A rotational thromboelastometry (ROTEM) (ROTEM®; Munich, Germany) was performed before the start of LMWH and during the 22nd week of gestation. A NATEM (nonactivated TEM) test was performed with ROTEM and the parameters CT (closure time), CFT, an angle, and MCF (maximum clot firmness) were evaluated (Figure 1). During the 6th week of gestation, CT was 421 sec, CFT was 203 sec, and MCF was 67, while during the 22nd week of gestation, the values were 743 sec, 234 sec, and 67, respectively, and a multiplate test was also performed. Platelet aggregation was assessed on the Multiplate Analyzer (Roche Diagnostics, Mannheim, Germany) using arachidonic acid (multiplate ASPI: 0.5 mM). The inhibition is expressed as AUC (area under the curve) units (Figure 1).

The pregnancy was uneventful and ultrasound assessments were normal. At 37 + 4 weeks an elective Cesarean Section was performed due to premature rapture of membranes, and a healthy female neonate with birth weight of 3300 gr was born, with proper management of peripartum anticoagulation. Both the mother and the neonate were discharged on day 7 in good health. The mother received anticoagulation treatment with both LMWH and aspirin at the same dose (tinzaparin 4500 IU plus aspirin 80 mg daily) for a 6-week period postpartum.

3. Discussion

ET is associated with pregnancy complications. The life birth rate in women with ET ranges from 60 to 70% and first trimester abortions occur in one-third of pregnancies. Late pregnancy complications such as preeclampsia, placental abruption, intrauterine death or stillbirth, and IUGR are less frequent [4].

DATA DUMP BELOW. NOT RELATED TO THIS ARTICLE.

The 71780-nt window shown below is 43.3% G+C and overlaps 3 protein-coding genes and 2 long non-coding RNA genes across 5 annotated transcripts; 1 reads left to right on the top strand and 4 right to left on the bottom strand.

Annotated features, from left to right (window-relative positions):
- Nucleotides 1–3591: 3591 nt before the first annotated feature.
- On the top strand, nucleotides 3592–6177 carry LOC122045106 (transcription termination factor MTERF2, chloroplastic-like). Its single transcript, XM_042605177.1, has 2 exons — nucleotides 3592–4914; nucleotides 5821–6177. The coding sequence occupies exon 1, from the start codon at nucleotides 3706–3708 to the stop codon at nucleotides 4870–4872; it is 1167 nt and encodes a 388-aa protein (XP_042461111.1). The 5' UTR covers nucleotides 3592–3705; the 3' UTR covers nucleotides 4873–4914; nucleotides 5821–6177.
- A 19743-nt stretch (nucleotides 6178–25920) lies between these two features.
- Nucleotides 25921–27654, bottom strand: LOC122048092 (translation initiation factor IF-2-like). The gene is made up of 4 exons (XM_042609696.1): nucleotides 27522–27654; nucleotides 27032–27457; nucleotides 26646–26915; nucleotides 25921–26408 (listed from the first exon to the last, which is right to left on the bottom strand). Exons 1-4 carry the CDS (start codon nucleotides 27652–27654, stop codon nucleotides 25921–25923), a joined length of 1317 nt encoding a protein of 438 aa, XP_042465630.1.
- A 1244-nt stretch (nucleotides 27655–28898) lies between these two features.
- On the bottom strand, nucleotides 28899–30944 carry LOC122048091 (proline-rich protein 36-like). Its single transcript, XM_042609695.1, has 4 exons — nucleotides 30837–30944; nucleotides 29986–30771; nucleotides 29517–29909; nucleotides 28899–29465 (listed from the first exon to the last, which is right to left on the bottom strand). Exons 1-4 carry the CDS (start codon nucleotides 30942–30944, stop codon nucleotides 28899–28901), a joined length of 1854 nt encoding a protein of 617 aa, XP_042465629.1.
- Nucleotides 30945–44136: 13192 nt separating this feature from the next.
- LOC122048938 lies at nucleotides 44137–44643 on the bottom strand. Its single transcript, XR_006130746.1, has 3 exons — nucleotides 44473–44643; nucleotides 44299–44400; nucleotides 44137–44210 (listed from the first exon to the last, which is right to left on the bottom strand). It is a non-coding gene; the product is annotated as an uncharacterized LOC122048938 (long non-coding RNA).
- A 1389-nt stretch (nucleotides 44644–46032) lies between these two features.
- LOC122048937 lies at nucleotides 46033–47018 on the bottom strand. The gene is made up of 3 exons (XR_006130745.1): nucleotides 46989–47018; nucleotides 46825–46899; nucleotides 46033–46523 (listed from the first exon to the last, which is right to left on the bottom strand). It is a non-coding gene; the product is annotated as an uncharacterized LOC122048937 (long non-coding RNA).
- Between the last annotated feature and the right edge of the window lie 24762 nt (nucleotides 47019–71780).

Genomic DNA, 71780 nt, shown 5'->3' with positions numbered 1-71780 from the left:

Pregnant women with ET can be characterized as low risk or high risk on the basis of history of thrombosis, bleeding, or complications in previous pregnancies [5]. Our patient had no history of thrombosis/bleeding and she was a primigravida. Thus, in terms of ET, she could be characterized as a low risk pregnancy and she could be managed only with low-dose aspirin and LMWH postpartum. Our patient was JAK2V617F positive but the role of the mutation for predicting pregnancy complications in ET women is still questionable.

Although FV Leiden is associated with increased risk for pregnancy complications, heterozygous FV Leiden mutation does not justify the administration of anticoagulation therapy in order to avoid pregnancy complications. A heterozygous FV Leiden pregnant woman with a positive family history for thrombosis is associated with a low risk of thrombosis that could only justify the use of LMWH prophylactically postpartum [6]. Due to the simultaneous presence of FV Leiden and ET the patient was considered as high risk and was treated accordingly with a combination of aspirin and LMWH during pregnancy and 6 weeks after delivery. Cytoreduction with INF-α was also kept as a therapeutic option in case of marked thrombocytosis [2, 6]. The platelet count in our patient never exceeded 500 K/μL which is in support of the spontaneous reduction of platelet count classically observed in pregnant women with ET.